Kendo MVVM with MVC5 and MVC HtmlHelpers

4 posts, 0 answers
  1. Adam P
    Adam P avatar
    27 posts
    Member since:
    Jan 2014

    Posted 26 Jan 2014 Link to this post

    Hi everyone, my company just recently purchased the Kendo UI control suite and we're experimenting with some different approaches for a new site we're going to begin working on.  One thing we are definitely doing is using MVC5 / EF6 - and for a while we were thinking it might make sense to take a JS MVVM approach on the client, but I'm starting to think otherwise.  We would like to have a rich client experience, but I think minimizing development time is more important.

    I have two questions:

    First, does it make sense to do a combination of MVVM and MVC?  We would have ASP.NET MVC just return a JSON result that gets consumed by Kendo MVVM, I suppose.  It seems like we would miss out on our annotated unobtrusive validation though with this approach - is that a correct assumption?  What other pros and cons are there to this approach?

    Second, is there a better way to write this DropDownList implementation?  I know I could do it without the Helper methods, but I'm just curious if I could use the Helper and keep the code to a minimum while using MVVM:

        @*Example using Kendo / MVVM*@
        @Html.Kendo().DropDownList().Name("TestDropdown").DataTextField("name").DataValueField("id").HtmlAttributes(new Dictionary<string, object> { { "data-bind", "value: person.contactType, source: contactTypes" } })
        @*Example binding directly to MVC ViewModel*@
        @Html.Kendo().NumericTextBoxFor(x => x.TestInt)

    Thank you,

  2. Petur Subev
    Petur Subev avatar
    1882 posts

    Posted 29 Jan 2014 Link to this post

    Hello Adam,

    To the questions:

    In my opinion using MVVM is more handy when you develop full client side applications (most of the cases single page apps) and you barely perform full page reloads between visiting the different pages. Of course you can combine MVVM and MVC the way you mentioned, however yes you will loose most of the built-in MVC validation that is generated automatically by the MVC helpers and the data annotations in the model, since you transfer the models as JSONs via Ajax where all this metadata will be lost.

    The data-binding approach that you shared is all fine. You can improve it slightly by using anonymous object instead of dictionary like this:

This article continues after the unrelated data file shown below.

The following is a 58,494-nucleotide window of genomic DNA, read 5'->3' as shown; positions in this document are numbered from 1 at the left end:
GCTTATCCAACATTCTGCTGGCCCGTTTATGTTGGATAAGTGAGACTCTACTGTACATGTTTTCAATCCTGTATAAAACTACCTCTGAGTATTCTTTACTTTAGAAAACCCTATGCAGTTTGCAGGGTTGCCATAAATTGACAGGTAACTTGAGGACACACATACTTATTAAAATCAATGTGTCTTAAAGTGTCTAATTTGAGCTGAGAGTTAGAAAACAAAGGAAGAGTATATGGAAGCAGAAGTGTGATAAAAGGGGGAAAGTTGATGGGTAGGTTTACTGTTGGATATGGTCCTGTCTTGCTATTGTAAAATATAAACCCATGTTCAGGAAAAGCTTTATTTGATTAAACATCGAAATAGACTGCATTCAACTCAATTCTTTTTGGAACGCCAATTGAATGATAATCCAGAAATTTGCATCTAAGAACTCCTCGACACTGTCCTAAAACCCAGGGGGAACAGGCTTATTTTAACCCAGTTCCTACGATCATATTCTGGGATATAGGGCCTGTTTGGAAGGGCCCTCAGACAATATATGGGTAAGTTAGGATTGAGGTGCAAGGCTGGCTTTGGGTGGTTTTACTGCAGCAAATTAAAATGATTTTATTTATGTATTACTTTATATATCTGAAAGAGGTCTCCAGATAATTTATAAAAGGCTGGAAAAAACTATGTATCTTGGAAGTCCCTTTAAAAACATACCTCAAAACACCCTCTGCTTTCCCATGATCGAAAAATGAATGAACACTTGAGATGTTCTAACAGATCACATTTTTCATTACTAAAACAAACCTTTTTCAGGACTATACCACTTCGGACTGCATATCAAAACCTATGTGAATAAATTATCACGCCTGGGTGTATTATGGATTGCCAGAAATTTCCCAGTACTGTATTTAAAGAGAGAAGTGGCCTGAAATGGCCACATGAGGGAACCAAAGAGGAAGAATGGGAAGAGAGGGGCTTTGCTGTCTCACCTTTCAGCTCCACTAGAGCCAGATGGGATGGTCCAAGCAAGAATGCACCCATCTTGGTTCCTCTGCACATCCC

.HtmlAttributes(new { data_bind = "value: person.contactType, source contactTypes"})

    Please notice that the underscore will be translated into a hyphen.

    I hope this information helps.

    Kind Regards,
    Petur Subev
    Join us on our journey to create the world's most complete HTML 5 UI Framework - download Kendo UI now!
  3. Adam P
    Adam P avatar
    27 posts
    Member since:
    Jan 2014

    Posted 31 Jan 2014 Link to this post

    Thank you Peter, this answer was exactly what I was looking for.

    I think I'm going to stay away from the client-side MVVM stuff for now and go with Kendo UI / MVC.  We were considering possibly doing a SPA driven by an initial MVC page load and subsequent JSON calls to the MVC Controllers, but we are also just as interested in making it a maintainable / coherent development process and we would really like to stick with using data annotated validation.

    I haven't really looked into what drives the unobtrusive validation, short of the obvious "data-*" attributes and JQuery.Validation.Unobtrusive.js that is included. I'm guessing that information wouldn't be passed through a JSON call anyway, thus making it impossible to utilize through a method such as this.

    Thanks again, your response was very helpful!
  4. N.Y.
    N.Y. avatar
    1 posts
    Member since:
    Apr 2013

    Posted 30 Jul 2014 in reply to Adam P Link to this post


     I'm working on Single Page Application(SPA). I have adde MVC5 kendo grid verison,But I don't get kendo grid namespace in view.please share CRUD operation with kendo grid with knockout.js.

    Thanks in advance.

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